Corsair has been a trusted name in DRAM memory for a long time, which resulted in a brand expansion into peripherals, accessories, power supplies and more. It seems like whatever Corsair puts their brand on is a product you can trust.
I’ve always been partial towards Corsair, having owned many memory modules and flash drives from them. For my whole undergraduate career of 5 years, I relied on a Corsair Flash Voyager – a rubberized, ruggedized 4Gb flash drive. It was no slouch and commanded a premium price. Mine lasted the distance, being in use at least once a day, although the connector did need to be re-soldered in the end. I never lost any data with it.
While browsing the ARC catalogue, I came across the Corsair CMFLS3-32Gb Flash Voyager LS for AU$17.90. It wasn’t a bad price, as it was a USB 3.0 drive and it carried the Corsair badge. Curiously, this product didn’t note any speeds, even on the Corsair website, despite saying “high-performance”. I was aware that anything starting with an L likely denotes “low cost”, just like anything starting with V likely denotes “value” (e.g. VS – value select), but surely Corsair knows what’s good, right?
The product, likely many other flash drives, comes in a glossy cardboard and plastic-bubble style packaging. This still features the yellow/black/white/teal colour scheme of the original Flash Voyager series, which is comforting. It advertises “high-speed USB 3.0″ and “premium retracting design”.
It comes with a 5-year warranty. There is a picture at the back illustrating the retracting design.
The drive itself is a swivel-type drive with a brushed stainless “clip”. Both sides are laser engraved with the Corsair logo, and a small slot is provided through the clip to see the activity light. A short keyring attachment is provided.
The drive swivels as described, to reveal a real USB 3.0 connector with laser markings – no plastic here. The body of the drive has CE and FCC markings and is finished in a soft-touch plastic finish.
The retracting design seems like a rather unnecessary gimmick given the connector retracts when it is protected by the metal swing-arm, and thus, there must be space inside the casing to house the connector. No further protection for the open end of the port is provided. A non-retracting port would have the drive at exactly the same size.
The unit has a customized VID and PID combination.
It seems the drive is formatted with a CORSAIR volume label, but is otherwise free of included software or bloatware – which is just the way I like it.
I can already hear the people asking – hey, why didn’t you tear down the other USB drives? Well, as it turns out, some of them are more obvious as to how to break them apart without damaging them, and for those, I will risk a teardown. This belongs to the category of easily disassembled – without tools in fact.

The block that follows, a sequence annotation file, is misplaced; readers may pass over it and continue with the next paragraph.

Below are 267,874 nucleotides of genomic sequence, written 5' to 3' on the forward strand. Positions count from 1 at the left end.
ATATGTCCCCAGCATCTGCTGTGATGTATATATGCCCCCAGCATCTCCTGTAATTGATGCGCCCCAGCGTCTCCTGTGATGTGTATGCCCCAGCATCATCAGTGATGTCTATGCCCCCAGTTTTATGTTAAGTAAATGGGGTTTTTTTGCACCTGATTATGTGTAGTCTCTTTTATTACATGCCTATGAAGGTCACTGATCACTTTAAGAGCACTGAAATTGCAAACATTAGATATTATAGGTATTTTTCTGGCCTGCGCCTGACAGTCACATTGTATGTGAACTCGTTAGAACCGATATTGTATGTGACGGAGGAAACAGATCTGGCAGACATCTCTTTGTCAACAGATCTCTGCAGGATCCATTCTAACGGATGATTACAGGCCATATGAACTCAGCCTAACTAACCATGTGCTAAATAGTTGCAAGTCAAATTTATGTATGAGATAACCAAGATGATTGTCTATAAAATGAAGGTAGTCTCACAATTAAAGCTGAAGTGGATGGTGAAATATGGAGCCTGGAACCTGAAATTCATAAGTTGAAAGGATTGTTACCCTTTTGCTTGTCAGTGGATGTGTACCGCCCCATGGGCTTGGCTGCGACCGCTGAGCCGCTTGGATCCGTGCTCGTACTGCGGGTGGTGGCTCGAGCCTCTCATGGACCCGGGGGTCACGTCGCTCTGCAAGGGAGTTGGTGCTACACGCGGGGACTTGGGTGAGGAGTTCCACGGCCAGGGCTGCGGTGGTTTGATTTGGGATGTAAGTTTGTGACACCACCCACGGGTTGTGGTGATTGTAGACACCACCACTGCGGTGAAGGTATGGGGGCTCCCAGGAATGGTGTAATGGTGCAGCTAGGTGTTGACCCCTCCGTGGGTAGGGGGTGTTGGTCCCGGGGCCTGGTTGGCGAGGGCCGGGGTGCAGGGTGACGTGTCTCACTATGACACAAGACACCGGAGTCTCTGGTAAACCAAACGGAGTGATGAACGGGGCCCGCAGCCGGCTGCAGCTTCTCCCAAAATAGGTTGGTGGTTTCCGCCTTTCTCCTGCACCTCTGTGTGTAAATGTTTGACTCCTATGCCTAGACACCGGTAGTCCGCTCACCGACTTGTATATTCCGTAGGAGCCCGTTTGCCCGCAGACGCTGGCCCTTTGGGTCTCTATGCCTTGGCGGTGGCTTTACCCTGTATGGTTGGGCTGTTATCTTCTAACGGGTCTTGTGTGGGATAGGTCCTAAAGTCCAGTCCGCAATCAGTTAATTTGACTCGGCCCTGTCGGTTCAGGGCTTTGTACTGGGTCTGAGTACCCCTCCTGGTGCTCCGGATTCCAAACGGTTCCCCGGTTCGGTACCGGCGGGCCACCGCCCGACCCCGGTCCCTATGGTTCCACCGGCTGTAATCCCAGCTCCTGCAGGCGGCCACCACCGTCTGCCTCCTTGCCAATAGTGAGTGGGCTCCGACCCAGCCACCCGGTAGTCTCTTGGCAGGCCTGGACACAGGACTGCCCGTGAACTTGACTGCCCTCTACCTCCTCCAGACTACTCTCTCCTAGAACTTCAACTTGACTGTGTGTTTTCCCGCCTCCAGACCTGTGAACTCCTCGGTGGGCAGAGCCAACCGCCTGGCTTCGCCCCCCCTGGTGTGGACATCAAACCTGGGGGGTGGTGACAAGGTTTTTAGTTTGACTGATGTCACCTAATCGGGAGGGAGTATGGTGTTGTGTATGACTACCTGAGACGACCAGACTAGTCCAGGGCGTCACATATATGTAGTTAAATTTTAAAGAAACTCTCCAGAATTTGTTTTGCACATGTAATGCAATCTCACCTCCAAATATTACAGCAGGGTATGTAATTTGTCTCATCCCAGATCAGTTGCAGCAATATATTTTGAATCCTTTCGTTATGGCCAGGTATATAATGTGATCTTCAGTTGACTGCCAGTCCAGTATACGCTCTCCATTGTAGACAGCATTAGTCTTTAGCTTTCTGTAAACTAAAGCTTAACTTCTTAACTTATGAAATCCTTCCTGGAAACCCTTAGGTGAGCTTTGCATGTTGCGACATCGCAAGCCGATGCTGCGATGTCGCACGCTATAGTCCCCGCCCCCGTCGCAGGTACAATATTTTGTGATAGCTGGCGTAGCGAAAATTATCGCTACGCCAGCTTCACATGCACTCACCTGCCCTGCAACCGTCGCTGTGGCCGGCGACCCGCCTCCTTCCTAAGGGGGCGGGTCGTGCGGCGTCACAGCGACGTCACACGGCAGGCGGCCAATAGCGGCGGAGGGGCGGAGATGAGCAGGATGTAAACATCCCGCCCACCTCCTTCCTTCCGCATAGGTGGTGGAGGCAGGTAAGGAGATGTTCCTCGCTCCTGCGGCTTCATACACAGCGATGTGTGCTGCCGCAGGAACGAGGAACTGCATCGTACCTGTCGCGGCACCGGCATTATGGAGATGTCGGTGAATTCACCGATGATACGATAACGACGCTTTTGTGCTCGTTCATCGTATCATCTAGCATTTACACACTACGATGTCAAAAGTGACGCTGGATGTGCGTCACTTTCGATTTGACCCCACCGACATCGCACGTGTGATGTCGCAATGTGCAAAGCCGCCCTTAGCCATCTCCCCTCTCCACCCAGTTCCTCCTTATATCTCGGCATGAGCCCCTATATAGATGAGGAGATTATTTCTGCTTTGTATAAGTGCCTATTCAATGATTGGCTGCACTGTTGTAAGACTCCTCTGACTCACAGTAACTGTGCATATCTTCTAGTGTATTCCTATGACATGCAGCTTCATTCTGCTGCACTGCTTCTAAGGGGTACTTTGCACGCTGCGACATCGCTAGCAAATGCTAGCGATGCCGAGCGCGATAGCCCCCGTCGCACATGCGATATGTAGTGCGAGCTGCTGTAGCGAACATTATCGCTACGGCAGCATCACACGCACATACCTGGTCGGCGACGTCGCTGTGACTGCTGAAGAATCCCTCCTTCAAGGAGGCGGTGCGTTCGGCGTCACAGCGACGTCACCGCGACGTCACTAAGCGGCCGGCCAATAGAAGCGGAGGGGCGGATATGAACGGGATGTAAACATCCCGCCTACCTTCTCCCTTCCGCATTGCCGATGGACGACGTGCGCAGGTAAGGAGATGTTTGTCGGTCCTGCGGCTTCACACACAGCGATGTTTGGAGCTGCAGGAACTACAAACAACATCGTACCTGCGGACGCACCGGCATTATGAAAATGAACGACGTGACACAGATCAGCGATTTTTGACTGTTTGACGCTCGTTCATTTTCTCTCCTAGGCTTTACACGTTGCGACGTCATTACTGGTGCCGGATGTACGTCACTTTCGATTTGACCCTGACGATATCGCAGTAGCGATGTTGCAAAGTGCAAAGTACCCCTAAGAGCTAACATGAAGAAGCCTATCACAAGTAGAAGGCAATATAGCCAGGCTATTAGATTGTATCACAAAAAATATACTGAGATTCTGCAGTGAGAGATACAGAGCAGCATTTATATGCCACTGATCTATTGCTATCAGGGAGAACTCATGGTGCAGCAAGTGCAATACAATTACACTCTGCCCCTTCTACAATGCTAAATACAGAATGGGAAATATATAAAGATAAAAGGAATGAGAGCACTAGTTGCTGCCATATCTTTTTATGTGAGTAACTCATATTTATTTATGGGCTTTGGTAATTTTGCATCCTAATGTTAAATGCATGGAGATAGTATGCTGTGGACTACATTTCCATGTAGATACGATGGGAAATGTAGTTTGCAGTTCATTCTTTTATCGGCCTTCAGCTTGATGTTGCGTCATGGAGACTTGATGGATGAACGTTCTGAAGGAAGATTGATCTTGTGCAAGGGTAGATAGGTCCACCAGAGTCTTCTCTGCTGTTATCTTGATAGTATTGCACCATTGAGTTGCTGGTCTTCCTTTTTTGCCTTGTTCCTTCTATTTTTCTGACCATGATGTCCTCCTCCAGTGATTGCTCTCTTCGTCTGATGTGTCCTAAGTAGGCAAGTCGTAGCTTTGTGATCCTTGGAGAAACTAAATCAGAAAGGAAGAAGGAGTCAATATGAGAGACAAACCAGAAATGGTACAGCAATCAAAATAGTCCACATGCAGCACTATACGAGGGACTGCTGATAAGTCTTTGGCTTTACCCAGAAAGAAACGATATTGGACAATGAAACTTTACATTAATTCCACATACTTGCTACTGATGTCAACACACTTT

To open it up, it’s a simple as spreading the clip apart and sliding the “middle” out, being careful not to lose the round disc with two chevrons.
The disc itself falls away from the drive, and acts as a simple rotational-to-linear gearing to “push” the centre of the drive out of the body. The little protruding knob on the disc rides along in the slot of the heart of the flash drive.
The main body can be split into two halves to reveal some of the insides.
Several observations can be made. The first and most shocking is that this is not a Corsair developed product at all. The moulding has a very light printing that says UDF303. This is tracked down to Topdisk being the OEM. Is it of enough quality? Maybe.
The second is that of the retracting design – no space is saved. Instead the flash drive is inside a plastic housing with bumps so it can slide around the inside of the outer case without damage.
Lets examine the PCB for further details. It can be released from its carrier with light pressure around the corners of the plastic frame.
The top of the PCB reveals a Phison PS2251-03 controller. It seems Phison controllers are generally quite popular with value drives, although I have experienced poor small-block performance with many of them back in the USB 2.0 days. The PCB itself has spaces for inductor filters over the USB data leads, which are not fitted, as well as space for what appears to be an external crystal reference, which is not fitted at all. This is rather surprising, as the crystal “can” is often something which affected the size of flash drives, and it may have been integrated in the IC now, or relying on the USB 3.0 host clock instead.
The underside houses a single chip of flash, and some spaces for other components as well. The flash is not marked in a way I recognize, and could be lower-quality flash from one of the more minor manufacturers. It is marked TT58G2JAJA K1327 DP0534521.00C. A quick search shows other people looking for information, and that this flash “chip” is often used in conjunction with a Phison controller. Without knowing what it is, it’s not possible to determine what arrangement it is, and if it’s MLC or TLC.